“We had to maintain and not be impatient to lose any structure in our play because we were controlling them quite well, but we needed to threaten much more certain spaces and I think we did.”
Mikel Arteta’s Arsenal reign has been a battle between the comfort provided by a strict structure and the threat that unpredictability affords. The manager has consistently tended toward the former, eager to rid the team of its soft underbelly, wary of allowing counter-attacks. Super-structured possession in the opposition half can be a great way to stop conceding too many counter-attacks but can also hold the team back offensively, discouraging the sort of movement that can so often drag defenders out of position and create dangerous situations.
And so it has played out over the last two years. The Arsenal left-back will overlap to form a five-man front-line that occupies all five channels across the width of the pitch. The five players behind them will form either a 2-3 or a 3-2 structure, with the left-sided central midfielder often wider than you would expect and/or the right-back narrower than you’d usually see. It has helped the team become more defensively solid, and offers a solid base for build-up play, but the structure has also seemed to end up with the team attacking with too much rigidity.
Arsenal have been predictable.
How wonderful it was, then, to see them break Newcastle down with more fluidity and a less-rehearsed interchange of positions on Saturday afternoon. Having driven forward and inside with the ball, Nuno Tavares takes a central position in the attack and Bukayo Saka, who has dropped off to receive and play a pass in midfield, is in the sort of area you’d usually expect to see Thomas Partey or Takehiro Tomiyasu.
That usual front five exists but not in its usual, predictable form. On the right, Saka (circled) isn’t a part of it but Tomiyasu is. On the left, Smith Rowe is holding the width with Tavares (also circled) suddenly where you’d usually expect to see the striker.
And it didn’t end there. Tavares and Saka kept moving and it meant Newcastle had to decide whose job it was to pick them up. They didn’t.
Within the space of a few seconds, Saka had moved all the way across the pitch and Tavares had moved away from the penalty area and exchanged passes with Sambi Lokonga.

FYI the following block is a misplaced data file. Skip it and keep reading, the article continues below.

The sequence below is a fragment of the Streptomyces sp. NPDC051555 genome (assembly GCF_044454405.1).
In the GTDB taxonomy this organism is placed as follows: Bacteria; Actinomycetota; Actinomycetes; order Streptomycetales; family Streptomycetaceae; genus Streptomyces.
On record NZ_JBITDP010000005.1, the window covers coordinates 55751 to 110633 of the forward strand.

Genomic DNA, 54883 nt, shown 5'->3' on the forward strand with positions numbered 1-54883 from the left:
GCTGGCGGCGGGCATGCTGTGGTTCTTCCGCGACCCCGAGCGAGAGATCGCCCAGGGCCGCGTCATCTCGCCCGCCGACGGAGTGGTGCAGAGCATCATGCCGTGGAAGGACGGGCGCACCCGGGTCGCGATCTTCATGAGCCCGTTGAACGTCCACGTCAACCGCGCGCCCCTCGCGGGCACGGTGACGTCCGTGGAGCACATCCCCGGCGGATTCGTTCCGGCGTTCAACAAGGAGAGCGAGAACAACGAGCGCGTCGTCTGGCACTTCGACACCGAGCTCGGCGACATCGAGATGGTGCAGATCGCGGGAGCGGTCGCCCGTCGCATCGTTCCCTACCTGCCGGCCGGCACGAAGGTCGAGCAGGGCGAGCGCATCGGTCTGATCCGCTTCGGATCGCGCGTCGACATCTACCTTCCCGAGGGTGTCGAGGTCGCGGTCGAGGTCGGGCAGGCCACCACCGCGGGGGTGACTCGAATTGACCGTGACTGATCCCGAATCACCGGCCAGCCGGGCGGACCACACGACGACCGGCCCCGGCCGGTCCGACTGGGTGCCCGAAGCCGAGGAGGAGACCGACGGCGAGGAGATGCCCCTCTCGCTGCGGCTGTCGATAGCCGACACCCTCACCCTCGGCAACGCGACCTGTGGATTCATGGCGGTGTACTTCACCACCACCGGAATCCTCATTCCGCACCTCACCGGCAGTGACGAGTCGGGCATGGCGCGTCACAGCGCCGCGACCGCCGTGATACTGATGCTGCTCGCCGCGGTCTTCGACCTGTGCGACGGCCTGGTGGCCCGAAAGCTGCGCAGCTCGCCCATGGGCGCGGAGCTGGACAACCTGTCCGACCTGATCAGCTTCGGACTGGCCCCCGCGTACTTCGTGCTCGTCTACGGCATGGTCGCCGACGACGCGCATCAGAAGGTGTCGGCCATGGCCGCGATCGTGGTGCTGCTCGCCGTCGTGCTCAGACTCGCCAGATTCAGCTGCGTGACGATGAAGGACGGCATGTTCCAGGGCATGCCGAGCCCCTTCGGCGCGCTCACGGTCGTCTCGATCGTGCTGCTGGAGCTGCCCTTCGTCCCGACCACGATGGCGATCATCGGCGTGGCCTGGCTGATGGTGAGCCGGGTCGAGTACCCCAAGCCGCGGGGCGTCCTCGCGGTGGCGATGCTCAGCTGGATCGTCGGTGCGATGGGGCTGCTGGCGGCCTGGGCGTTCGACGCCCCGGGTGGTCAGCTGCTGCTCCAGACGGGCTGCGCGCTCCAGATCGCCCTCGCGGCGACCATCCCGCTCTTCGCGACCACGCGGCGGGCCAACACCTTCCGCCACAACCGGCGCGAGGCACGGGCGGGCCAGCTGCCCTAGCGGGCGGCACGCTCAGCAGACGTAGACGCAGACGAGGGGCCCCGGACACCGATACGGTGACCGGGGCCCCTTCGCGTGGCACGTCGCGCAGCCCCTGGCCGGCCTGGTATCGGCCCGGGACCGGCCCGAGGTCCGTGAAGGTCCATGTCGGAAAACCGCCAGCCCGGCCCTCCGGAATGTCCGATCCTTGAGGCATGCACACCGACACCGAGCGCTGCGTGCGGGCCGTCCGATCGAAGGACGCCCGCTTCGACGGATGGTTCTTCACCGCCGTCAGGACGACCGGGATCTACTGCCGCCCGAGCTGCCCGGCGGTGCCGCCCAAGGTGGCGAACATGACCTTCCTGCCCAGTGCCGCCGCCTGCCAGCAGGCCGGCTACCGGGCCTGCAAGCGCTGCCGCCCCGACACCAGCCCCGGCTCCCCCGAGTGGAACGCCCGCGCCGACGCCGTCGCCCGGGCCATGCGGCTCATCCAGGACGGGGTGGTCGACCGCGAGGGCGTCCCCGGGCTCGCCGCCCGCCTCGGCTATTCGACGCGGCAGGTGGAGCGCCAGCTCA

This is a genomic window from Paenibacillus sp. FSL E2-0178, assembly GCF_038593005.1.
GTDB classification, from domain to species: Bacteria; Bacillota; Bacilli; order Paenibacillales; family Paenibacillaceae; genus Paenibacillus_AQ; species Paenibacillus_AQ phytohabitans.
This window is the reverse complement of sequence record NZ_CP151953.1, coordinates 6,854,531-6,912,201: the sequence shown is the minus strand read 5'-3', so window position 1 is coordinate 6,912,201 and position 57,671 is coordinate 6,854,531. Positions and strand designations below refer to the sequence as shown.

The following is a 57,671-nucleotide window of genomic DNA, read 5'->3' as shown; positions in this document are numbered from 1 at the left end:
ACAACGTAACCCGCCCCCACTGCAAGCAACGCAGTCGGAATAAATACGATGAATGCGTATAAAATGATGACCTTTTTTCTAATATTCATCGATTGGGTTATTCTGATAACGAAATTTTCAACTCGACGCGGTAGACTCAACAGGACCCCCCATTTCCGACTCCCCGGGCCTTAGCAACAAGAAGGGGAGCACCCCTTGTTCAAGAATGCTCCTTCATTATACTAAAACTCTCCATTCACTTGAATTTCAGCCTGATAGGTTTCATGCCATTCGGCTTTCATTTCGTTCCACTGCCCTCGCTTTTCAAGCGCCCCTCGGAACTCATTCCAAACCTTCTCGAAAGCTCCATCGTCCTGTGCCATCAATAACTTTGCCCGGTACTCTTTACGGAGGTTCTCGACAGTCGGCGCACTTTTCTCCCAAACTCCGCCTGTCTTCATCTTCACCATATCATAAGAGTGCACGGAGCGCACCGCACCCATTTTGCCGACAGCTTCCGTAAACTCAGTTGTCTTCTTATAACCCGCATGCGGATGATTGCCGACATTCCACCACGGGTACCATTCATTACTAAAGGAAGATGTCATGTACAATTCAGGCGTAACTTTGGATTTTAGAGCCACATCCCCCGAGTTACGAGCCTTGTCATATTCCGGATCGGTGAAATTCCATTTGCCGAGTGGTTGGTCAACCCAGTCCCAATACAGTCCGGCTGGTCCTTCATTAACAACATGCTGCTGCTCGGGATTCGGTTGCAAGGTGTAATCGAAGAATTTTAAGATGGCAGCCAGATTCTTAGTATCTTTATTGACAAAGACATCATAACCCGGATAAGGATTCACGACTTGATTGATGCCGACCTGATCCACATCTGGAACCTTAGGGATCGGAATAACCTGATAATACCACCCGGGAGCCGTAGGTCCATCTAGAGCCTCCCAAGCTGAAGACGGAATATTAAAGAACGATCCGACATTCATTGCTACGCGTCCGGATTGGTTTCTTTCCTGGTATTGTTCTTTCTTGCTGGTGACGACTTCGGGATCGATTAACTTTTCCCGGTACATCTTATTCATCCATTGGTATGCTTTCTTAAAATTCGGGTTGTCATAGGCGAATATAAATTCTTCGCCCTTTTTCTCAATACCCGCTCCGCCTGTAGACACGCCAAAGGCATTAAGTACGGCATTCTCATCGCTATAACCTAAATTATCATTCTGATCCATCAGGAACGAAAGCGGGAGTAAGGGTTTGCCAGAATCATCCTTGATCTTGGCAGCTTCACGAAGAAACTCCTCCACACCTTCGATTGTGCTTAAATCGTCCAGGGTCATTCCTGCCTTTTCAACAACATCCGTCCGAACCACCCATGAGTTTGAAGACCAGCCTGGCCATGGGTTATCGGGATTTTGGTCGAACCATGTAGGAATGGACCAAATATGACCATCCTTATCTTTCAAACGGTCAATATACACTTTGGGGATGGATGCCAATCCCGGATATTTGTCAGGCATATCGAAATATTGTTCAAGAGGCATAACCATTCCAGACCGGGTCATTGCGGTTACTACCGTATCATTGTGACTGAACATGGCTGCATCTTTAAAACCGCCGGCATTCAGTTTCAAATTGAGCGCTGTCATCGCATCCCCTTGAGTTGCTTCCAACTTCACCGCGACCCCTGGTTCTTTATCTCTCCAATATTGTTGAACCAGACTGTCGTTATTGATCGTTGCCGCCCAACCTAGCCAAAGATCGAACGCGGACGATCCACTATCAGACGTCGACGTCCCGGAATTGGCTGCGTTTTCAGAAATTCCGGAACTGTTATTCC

By time Saka received the ball, 17 seconds after his last touch, he had moved from a Partey-esque position on the right just in the Newcastle half to the sort of area you’d expect to see Arsenal’s left-winger. As he was finally picked up, creating space in the area he left, Tavares moved forward again, unmarked.
The pair combined and Arsenal were ahead.
There were similarities in the second goal. Arsenal had their typical, predictable, expected five-man front-line occupying the Newcastle defence as Ben White received possession. Everyone is where you would expect them to be.
But as White moved forward and Martin Odegaard and Pierre-Emerick Aubameyang moved towards the ball, bringing Newcastle defenders with them, Gabriel Martinelli made a run in behind, offering the sort of threat that Arsenal so often lack.
Making that run opened up space for Tomiyasu to overlap on the right, not the most common sight over the last two seasons, and the Japanese found the Brazilian to score the second.
With the team struggling to create, it was brilliant to see solutions found by some of the team’s younger players, releasing themselves from Arteta’s usual structure and filling the typical spaces with a lot more flexibility than we’ve often seen from them.
Tavares is a wonderfully gifted and versatile player, much less predictable than Kieran Tierney, Saka has a superb understanding of space and where to move to combine with his team-mates, and Martinelli offers more urgency and willingness to get through on goal than any of Arsenal’s other wide options.
A less structured attack, or at least similar structures but with more variation, will be crucial if Arsenal are going to break opposition sides down with more consistency going forward.